Thousands of victims of infected blood scandal will receive £100,000 by the end of this month | UK News

The government has confirmed that thousands of victims of the septic blood scandal will receive £100,000 compensation by the end of this month.

It comes after a report published in July by Contaminated Blood Investigations Chairman Sir Brian Langstaff said interim payments should be made “without delay”.

But bereaved relatives said the announcement did not recognize most family members, who would miss out on this temporary payment.

The scandal is considered the worst treatment disaster in NHS history.

Patients infected with HIV and hepatitis C through contaminated blood products imported from the US. As a result, about 2,400 people died.

Lancaster Prime Minister Nadhim Zahawi said: “I know from my own discussions with voters who have been victims of the septic blood scandal how their heartbreaking experience has been and I am proud to campaign for as an MP on their behalf and continue that work as a government minister.

“There will be no compensation for the deplorable treatment and circumstances suffered by those affected by this scandal and their families, but I hope that temporary payments This time will prove that we are, and always will be, on their side.”

Learn more about Infected Blood Investigation

The Cabinet Office said the interim compensation payment is expected to reach around £400 million for the whole of the UK.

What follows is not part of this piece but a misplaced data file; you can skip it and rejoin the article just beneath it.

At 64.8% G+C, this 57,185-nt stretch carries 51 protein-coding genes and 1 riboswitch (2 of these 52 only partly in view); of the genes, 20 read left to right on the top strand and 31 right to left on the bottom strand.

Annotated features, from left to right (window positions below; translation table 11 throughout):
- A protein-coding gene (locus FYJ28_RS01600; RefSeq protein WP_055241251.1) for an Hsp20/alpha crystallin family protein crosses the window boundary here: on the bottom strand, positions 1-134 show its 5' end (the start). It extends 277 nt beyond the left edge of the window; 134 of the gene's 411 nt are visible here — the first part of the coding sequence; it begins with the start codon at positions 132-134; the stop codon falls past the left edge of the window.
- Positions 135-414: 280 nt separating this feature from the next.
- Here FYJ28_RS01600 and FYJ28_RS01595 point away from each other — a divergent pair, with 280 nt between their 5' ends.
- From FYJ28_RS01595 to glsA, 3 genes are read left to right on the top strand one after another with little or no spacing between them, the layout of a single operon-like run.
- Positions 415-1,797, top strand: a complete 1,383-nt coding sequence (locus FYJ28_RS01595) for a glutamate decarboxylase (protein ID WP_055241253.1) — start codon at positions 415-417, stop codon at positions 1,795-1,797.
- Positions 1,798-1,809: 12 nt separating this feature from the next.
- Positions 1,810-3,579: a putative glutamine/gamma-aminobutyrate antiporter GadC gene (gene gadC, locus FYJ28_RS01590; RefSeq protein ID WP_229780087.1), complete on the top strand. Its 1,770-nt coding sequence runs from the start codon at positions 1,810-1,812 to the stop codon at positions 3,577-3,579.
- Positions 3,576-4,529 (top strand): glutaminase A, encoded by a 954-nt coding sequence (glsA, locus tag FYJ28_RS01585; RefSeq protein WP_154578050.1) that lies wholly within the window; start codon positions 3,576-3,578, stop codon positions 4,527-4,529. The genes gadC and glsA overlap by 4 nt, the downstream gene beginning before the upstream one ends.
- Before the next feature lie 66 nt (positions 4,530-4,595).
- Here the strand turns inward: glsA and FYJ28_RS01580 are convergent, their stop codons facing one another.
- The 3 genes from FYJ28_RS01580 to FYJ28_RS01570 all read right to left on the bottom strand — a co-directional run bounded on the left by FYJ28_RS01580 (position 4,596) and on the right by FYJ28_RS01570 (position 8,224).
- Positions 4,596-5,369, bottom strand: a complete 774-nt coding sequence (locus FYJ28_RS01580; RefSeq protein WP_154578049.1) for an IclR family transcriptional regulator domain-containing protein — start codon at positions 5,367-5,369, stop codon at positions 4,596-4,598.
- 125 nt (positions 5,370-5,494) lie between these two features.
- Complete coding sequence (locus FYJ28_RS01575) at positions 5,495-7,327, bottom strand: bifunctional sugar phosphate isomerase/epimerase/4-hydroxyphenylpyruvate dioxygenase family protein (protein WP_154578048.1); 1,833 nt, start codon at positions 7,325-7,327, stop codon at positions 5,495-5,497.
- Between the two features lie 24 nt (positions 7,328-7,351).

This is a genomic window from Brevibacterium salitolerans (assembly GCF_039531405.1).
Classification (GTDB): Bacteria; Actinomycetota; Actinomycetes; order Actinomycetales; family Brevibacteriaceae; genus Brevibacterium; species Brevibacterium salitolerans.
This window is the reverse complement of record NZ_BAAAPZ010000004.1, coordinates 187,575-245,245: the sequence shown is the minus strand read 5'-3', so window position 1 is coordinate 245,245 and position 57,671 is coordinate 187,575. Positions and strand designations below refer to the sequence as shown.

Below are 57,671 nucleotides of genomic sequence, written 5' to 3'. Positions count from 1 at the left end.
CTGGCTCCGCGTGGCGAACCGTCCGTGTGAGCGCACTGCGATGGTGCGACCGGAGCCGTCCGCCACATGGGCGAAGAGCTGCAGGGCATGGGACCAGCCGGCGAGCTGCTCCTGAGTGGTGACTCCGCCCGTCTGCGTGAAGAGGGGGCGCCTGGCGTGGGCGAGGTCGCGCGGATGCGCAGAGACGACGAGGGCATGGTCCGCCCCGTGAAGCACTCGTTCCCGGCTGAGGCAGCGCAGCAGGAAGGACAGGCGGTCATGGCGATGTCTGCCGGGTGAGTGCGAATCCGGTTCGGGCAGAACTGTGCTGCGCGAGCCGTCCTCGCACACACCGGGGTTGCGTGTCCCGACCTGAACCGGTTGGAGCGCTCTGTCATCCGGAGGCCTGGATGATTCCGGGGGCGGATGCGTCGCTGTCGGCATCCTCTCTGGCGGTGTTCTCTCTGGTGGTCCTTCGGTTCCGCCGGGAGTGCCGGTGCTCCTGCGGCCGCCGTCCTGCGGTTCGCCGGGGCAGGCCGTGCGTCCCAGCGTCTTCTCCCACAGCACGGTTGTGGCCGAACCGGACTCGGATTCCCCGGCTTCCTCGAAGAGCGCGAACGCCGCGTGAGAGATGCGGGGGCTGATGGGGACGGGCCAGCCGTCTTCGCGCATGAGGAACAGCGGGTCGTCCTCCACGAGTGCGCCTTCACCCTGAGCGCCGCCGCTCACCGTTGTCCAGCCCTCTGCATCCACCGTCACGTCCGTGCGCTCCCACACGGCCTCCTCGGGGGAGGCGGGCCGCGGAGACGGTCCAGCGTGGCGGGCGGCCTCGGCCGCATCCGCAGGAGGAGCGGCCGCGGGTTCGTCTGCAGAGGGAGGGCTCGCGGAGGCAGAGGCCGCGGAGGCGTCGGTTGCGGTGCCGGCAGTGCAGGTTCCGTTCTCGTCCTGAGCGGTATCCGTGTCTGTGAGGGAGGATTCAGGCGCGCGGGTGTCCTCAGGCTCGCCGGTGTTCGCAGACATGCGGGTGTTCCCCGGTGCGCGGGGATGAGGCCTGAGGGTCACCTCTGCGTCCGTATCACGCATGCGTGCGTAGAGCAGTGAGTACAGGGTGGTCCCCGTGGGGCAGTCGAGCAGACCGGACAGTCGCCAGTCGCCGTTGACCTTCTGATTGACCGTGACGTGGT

Money will also be sent through schemes in Scotland, Wales and Northern Ireland as well as in England.

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Blood victim offered £ 100,000

Scottish Public Health Minister Maree Todd said payments would be made through the Scottish Infected Blood Support Scheme (SIBSS) on October 28.

She said: “We recognize the importance of the interim payment issue for Scotland Infected Blood Type Assistance Program members and those in other UK support schemes who are suffered too long.

“The Scottish Government is grateful to Sir Brian for the interim report and welcomes the UK government’s commitment to funding the interim payments. I recognize that there is still much work to be done and we will consider any further recommendations from the Contaminated Blood Inquiry when reporting next year.”


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